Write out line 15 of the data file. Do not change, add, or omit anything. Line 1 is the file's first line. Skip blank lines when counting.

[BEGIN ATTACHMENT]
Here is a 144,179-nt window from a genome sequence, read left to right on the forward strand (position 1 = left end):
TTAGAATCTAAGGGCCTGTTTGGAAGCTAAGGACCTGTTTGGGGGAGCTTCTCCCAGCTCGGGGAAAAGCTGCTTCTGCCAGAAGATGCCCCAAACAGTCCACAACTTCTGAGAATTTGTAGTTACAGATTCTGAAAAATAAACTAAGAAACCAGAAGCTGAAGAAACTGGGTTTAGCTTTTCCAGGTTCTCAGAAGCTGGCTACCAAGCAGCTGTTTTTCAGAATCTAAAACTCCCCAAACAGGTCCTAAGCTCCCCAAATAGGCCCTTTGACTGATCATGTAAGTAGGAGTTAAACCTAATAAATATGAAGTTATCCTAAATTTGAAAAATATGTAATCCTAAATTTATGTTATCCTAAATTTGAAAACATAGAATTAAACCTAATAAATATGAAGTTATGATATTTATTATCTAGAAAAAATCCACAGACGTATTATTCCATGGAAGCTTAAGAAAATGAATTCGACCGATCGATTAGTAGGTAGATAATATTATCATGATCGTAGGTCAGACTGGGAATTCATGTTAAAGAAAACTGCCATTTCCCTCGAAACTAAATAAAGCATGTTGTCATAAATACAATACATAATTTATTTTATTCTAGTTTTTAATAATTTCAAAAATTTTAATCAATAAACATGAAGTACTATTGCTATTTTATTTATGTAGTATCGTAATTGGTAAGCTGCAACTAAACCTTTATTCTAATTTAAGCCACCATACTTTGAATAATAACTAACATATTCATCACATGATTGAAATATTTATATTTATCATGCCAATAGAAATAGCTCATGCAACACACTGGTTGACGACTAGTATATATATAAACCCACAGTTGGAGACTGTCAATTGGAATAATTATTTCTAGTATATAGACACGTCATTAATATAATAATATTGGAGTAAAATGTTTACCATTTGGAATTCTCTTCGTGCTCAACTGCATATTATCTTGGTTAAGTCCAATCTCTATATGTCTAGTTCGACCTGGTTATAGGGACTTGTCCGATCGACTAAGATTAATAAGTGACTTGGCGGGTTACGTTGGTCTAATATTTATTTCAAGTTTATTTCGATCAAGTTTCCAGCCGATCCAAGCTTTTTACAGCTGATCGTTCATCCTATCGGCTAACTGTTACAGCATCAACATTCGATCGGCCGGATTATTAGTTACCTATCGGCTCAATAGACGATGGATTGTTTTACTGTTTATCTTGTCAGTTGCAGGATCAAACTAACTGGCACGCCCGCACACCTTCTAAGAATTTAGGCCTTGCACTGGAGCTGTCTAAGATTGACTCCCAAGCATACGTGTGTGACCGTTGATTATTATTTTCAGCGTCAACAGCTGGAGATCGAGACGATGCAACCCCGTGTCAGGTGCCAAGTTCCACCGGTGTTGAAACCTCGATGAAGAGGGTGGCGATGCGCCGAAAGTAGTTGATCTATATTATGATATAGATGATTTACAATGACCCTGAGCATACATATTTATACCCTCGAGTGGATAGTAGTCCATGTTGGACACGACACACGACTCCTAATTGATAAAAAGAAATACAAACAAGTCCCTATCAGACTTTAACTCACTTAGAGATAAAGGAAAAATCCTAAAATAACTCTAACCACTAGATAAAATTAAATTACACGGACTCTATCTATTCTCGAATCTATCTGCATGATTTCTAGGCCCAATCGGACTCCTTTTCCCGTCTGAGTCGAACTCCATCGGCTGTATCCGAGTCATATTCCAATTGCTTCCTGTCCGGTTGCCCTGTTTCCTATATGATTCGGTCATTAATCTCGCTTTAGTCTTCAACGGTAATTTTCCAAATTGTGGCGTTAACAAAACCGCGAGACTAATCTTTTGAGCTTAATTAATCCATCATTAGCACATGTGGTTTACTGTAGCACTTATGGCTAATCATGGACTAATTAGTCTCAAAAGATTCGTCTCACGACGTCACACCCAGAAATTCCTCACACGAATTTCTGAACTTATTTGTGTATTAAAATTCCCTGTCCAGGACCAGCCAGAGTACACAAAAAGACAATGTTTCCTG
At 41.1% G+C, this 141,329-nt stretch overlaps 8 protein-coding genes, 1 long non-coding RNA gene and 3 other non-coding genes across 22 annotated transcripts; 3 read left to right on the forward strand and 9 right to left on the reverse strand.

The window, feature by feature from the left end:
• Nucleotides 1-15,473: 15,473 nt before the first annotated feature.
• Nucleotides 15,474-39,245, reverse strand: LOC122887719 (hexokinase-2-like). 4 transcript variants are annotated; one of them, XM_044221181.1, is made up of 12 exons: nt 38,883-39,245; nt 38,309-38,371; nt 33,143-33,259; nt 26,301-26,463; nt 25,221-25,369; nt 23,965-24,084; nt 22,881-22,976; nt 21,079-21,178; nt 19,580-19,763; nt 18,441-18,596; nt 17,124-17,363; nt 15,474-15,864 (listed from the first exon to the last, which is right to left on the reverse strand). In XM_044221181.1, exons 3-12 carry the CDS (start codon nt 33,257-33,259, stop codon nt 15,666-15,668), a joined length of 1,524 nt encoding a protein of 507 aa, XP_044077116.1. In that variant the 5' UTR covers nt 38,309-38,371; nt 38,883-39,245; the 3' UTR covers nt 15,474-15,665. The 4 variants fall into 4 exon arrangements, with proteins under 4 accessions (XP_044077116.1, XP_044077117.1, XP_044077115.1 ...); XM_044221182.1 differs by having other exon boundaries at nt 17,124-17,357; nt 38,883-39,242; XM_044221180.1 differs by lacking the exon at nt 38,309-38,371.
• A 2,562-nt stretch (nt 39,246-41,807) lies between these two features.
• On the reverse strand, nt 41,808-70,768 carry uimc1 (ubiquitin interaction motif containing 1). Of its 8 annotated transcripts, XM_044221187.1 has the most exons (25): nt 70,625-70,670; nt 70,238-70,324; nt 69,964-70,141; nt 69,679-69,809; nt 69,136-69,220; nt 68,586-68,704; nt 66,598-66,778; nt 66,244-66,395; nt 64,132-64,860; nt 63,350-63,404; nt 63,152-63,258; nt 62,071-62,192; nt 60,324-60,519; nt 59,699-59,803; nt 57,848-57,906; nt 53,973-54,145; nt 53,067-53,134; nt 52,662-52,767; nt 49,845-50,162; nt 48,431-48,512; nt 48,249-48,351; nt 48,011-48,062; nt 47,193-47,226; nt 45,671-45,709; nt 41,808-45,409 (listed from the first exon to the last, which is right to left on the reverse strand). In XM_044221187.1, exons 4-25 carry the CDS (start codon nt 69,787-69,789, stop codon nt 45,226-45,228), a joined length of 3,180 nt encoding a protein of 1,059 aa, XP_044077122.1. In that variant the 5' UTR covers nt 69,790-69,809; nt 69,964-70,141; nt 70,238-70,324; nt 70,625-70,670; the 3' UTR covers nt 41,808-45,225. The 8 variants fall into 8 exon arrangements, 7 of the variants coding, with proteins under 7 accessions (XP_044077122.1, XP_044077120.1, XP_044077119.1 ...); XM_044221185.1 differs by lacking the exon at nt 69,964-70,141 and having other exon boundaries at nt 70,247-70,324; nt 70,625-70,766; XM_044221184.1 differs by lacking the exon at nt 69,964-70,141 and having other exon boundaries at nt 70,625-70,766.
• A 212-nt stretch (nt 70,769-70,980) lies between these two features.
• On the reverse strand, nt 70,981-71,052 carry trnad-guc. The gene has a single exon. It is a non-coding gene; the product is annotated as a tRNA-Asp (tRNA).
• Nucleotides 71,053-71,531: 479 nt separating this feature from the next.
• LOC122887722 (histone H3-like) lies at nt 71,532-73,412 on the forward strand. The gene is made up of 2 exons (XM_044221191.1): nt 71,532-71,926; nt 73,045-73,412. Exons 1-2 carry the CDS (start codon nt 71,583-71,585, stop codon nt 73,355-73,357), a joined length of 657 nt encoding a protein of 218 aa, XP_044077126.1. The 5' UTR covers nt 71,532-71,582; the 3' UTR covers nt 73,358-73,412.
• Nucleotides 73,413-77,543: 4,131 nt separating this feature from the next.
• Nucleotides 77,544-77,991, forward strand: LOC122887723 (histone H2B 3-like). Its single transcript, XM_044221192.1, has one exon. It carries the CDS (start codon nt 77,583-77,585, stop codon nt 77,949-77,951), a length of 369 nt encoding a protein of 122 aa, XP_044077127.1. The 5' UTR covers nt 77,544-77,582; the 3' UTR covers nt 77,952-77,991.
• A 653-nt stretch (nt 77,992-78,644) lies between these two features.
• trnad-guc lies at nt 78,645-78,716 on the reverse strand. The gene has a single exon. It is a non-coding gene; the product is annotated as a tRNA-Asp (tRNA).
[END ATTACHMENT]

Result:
• A 653-nt stretch (nt 77,992-78,644) lies between these two features.